Now Playing Tracks

The Lone Arranger

By Emily Venemon

image

Nesting colony on Sand Island, a part of Midway Atoll NWR. Photo credit: David Patte/USFWS

I never thought I would end up working for an organization like the U.S. Fish and Wildlife Service, let alone being allowed to travel to places like Midway Atoll National Wildlife Refuge. Talk about a change of scenery. I spent my first week on Midway Atoll NWR feeling like I was in a strange (but pleasant!) dream. The sheer volume of and accessibility to wildlife there is overwhelmingly amazing. It is beautiful, but also heartbreaking. Life and death are equally visible.

image

A red-tailed tropic bird and its chick on Midway Atoll NWR. Photo credit: David Patte/USFWS

One day a volunteer pointed out to me an adorable Red-tailed tropicbird chick tucked up underneath its parent. A few minutes later she showed me a Laysan duck that had died of avian botulism. I loved watching the albatross chicks flap their wings; I wanted all of them to grow up healthy and fly out to sea. Every day I saw birds that had died of dehydration, plastic ingestion, and other maladies, however. On Midway Atoll NWR, the struggle for life in the face of natural and man-made adversities is present in a way I have never seen anywhere else.

Read More

By Richard Hannan, Deputy Regional Director - Pacific Region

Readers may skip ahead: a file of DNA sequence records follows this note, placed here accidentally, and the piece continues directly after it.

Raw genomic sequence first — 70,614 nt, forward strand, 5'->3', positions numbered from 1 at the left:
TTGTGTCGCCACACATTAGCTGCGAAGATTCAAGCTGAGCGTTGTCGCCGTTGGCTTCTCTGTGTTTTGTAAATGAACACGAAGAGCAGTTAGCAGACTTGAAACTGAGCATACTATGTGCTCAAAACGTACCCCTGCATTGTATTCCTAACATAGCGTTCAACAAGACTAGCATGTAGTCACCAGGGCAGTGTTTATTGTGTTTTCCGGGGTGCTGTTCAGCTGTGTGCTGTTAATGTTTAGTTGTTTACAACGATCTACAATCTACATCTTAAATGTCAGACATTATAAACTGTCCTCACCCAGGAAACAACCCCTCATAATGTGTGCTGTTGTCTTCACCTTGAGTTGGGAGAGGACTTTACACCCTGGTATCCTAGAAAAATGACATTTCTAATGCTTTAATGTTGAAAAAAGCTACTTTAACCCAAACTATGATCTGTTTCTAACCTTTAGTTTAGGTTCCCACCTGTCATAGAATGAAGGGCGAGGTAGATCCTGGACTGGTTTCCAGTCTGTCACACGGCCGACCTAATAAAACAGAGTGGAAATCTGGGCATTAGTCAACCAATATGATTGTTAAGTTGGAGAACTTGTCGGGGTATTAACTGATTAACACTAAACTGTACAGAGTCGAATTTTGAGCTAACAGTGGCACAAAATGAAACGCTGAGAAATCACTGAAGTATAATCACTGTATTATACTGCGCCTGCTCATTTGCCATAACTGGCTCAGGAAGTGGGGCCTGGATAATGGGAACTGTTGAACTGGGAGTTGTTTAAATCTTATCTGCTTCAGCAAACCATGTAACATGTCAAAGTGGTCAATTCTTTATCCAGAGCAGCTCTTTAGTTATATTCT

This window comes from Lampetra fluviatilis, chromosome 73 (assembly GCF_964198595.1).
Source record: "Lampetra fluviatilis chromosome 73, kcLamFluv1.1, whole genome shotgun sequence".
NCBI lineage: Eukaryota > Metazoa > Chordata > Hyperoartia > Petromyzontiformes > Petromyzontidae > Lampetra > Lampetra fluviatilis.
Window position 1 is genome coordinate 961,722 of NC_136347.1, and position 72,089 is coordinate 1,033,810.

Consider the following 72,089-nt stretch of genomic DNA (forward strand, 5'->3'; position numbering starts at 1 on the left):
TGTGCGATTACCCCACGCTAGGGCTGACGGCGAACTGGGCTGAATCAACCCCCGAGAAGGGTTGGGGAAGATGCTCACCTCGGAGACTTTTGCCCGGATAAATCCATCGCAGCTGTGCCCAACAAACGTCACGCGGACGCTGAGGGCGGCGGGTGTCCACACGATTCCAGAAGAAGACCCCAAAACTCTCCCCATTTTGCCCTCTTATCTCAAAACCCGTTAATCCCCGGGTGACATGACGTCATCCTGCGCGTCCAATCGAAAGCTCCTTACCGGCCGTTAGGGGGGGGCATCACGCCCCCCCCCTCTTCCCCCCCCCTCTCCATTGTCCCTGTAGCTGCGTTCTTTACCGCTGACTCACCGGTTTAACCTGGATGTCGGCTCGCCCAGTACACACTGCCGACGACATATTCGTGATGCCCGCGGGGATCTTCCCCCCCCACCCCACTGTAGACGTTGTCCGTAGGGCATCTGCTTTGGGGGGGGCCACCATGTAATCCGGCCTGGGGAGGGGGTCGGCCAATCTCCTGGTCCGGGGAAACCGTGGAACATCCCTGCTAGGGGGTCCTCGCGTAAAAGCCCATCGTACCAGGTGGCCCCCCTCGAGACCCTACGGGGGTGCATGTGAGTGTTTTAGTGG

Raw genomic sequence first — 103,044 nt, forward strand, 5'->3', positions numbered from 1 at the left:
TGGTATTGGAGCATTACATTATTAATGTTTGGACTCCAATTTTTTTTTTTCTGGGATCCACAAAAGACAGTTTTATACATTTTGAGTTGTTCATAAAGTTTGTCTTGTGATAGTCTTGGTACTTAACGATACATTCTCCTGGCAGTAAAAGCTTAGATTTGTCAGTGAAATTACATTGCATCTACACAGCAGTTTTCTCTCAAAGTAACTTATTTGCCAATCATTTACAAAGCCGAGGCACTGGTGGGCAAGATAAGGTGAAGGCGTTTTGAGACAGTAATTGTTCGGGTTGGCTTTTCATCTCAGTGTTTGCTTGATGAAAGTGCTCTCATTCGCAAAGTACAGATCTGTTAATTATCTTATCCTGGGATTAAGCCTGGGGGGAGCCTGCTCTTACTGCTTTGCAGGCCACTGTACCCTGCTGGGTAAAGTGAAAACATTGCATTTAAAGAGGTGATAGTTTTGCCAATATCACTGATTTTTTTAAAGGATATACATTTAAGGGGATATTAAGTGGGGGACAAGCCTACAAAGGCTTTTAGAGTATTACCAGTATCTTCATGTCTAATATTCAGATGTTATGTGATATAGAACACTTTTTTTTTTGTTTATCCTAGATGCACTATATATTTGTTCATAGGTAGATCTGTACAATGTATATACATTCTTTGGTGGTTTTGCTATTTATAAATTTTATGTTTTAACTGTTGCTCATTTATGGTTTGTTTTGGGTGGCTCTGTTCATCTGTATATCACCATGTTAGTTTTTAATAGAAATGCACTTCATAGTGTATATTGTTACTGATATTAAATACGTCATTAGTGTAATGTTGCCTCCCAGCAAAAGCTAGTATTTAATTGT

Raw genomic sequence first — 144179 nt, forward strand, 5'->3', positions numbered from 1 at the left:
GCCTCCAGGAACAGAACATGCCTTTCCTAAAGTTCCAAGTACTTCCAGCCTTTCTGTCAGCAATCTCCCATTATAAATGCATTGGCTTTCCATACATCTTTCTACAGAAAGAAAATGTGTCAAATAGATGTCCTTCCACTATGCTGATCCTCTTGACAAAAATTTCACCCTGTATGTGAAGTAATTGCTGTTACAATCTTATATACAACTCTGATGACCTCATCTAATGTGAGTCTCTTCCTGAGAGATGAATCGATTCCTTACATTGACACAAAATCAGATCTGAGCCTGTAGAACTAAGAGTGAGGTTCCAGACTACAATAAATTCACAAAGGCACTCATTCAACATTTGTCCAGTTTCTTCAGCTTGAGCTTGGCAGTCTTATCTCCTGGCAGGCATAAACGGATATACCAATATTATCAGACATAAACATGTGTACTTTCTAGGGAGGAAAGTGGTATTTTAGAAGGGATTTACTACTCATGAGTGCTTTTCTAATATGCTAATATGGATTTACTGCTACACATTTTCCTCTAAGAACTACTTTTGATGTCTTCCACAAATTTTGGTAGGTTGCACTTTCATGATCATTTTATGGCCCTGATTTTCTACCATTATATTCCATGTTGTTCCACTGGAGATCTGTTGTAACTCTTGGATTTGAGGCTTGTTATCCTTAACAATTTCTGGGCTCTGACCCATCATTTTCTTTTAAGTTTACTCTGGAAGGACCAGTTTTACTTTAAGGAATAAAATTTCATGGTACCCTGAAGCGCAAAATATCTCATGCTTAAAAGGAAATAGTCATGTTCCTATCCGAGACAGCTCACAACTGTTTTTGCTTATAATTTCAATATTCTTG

If you’re like me, you spend most of the day inside. I’m more often reading documents, listening to briefings, and enjoying the beautiful Pacific Region from my window. 
Often, I live vicariously through the conservation successes of the Service and our partners that I hear about throughout my day.
However, living vicariously through others is not enough for me so on my days off, my wife and I roam the Pacific Northwest.  This past weekend, my wife and I camped on the Oregon coast. While there, we enjoyed one of the most unique refuges in the Oregon Coast National Wildlife Refuge Complex.
We watched the birds soar in splendor over the islands, rocks,islets, and headlands of the Oregon Islands NWR - proud that the Service plays an important role in conserving these places for future generations of Americans to enjoy.
From nearly every viewpoint on the Oregon coast, colossal rocks can be seen jutting out of the Pacific Ocean creating postcard images. Each of these rocks is protected as part of Oregon Islands NWR. The refuge includes 1,853 rocks, reefs and islands and two headland areas and spans 320 miles of the Oregon coast. Learn more.
Photo credit: Ocean City Rocks at sunset- Gray Winkler; all other photos - Richard Hannan/USFWS
Zoom Info
By Richard Hannan, Deputy Regional Director - Pacific Region 
If you’re like me, you spend most of the day inside. I’m more often reading documents, listening to briefings, and enjoying the beautiful Pacific Region from my window. 
Often, I live vicariously through the conservation successes of the Service and our partners that I hear about throughout my day.
However, living vicariously through others is not enough for me so on my days off, my wife and I roam the Pacific Northwest.  This past weekend, my wife and I camped on the Oregon coast. While there, we enjoyed one of the most unique refuges in the Oregon Coast National Wildlife Refuge Complex.
We watched the birds soar in splendor over the islands, rocks,islets, and headlands of the Oregon Islands NWR - proud that the Service plays an important role in conserving these places for future generations of Americans to enjoy.
From nearly every viewpoint on the Oregon coast, colossal rocks can be seen jutting out of the Pacific Ocean creating postcard images. Each of these rocks is protected as part of Oregon Islands NWR. The refuge includes 1,853 rocks, reefs and islands and two headland areas and spans 320 miles of the Oregon coast. Learn more.